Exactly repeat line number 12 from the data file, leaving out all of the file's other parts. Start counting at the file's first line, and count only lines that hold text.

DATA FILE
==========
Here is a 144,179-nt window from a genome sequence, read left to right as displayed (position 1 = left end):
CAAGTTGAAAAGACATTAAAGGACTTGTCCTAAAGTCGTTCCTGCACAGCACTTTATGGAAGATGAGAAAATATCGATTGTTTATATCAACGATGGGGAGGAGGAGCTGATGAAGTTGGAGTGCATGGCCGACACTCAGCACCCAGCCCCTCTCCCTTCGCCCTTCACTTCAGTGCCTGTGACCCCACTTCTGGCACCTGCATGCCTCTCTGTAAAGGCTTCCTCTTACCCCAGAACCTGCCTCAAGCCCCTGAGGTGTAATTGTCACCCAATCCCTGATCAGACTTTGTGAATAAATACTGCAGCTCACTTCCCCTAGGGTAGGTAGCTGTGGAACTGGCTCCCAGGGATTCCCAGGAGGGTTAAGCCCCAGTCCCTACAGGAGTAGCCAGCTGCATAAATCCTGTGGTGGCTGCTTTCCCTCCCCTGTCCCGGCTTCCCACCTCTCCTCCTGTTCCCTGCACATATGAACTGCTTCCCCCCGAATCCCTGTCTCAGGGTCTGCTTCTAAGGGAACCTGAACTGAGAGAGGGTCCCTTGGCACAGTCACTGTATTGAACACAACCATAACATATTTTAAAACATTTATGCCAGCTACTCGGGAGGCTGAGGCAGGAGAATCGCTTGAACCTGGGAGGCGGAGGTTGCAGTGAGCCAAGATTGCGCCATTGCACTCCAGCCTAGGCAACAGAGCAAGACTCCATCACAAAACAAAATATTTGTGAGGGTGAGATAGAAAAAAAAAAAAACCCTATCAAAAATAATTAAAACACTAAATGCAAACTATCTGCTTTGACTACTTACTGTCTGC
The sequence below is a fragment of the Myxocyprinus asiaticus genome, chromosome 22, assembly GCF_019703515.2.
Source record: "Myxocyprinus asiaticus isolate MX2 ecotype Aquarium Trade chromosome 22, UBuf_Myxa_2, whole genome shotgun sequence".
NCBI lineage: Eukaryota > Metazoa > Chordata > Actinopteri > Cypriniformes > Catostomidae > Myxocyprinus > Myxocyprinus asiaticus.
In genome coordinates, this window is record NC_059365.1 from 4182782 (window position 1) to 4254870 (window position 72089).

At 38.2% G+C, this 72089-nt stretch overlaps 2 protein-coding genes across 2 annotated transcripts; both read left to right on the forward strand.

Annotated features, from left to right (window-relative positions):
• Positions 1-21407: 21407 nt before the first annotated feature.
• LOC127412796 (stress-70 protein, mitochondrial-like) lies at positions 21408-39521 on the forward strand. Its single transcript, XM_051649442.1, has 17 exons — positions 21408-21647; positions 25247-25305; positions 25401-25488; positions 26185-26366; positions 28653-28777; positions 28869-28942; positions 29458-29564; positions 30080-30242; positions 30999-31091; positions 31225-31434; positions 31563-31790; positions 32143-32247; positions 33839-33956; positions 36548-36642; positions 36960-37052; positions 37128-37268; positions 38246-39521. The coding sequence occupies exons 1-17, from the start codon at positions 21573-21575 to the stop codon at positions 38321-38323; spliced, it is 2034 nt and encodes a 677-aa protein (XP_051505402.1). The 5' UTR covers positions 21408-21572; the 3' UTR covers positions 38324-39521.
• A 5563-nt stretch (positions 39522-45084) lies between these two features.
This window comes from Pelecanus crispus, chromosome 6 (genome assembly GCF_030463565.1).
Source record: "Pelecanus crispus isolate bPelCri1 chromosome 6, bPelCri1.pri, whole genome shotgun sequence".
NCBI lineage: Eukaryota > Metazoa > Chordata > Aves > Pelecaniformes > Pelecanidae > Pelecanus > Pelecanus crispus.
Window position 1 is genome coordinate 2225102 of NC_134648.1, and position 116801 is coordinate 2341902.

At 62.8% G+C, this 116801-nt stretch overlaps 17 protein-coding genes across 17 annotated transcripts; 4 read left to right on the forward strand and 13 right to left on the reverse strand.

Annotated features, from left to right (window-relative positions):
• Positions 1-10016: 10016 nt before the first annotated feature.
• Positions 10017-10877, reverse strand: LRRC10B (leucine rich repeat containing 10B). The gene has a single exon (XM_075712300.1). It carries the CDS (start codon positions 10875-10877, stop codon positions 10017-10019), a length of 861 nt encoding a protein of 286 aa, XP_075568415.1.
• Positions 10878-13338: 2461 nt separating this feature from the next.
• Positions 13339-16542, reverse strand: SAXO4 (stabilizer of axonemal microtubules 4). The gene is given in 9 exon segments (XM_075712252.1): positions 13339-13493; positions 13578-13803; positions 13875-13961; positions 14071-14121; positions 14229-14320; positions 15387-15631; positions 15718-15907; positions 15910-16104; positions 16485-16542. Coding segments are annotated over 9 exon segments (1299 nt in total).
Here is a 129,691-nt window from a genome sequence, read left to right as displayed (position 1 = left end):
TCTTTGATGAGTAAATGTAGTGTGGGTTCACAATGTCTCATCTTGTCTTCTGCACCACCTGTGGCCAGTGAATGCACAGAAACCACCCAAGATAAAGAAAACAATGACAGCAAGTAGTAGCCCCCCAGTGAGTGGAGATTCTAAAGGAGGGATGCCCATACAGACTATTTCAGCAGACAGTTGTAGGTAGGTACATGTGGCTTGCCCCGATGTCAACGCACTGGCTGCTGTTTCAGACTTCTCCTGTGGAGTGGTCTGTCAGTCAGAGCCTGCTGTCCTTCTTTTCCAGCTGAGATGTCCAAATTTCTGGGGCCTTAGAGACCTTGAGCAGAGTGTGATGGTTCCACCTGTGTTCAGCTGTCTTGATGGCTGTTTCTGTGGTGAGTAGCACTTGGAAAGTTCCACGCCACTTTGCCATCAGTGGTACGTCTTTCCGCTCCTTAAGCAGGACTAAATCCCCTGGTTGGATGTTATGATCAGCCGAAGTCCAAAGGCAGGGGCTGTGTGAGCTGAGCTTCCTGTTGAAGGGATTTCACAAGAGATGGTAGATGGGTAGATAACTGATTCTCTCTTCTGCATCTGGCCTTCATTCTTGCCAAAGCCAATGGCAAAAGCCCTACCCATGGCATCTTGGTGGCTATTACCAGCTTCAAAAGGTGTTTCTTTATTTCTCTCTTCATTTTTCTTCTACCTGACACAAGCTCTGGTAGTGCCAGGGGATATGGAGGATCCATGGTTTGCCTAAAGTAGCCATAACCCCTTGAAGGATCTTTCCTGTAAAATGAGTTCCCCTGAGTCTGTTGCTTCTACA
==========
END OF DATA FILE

This window comes from Pelecanus crispus, chromosome 6 (genome assembly GCF_030463565.1).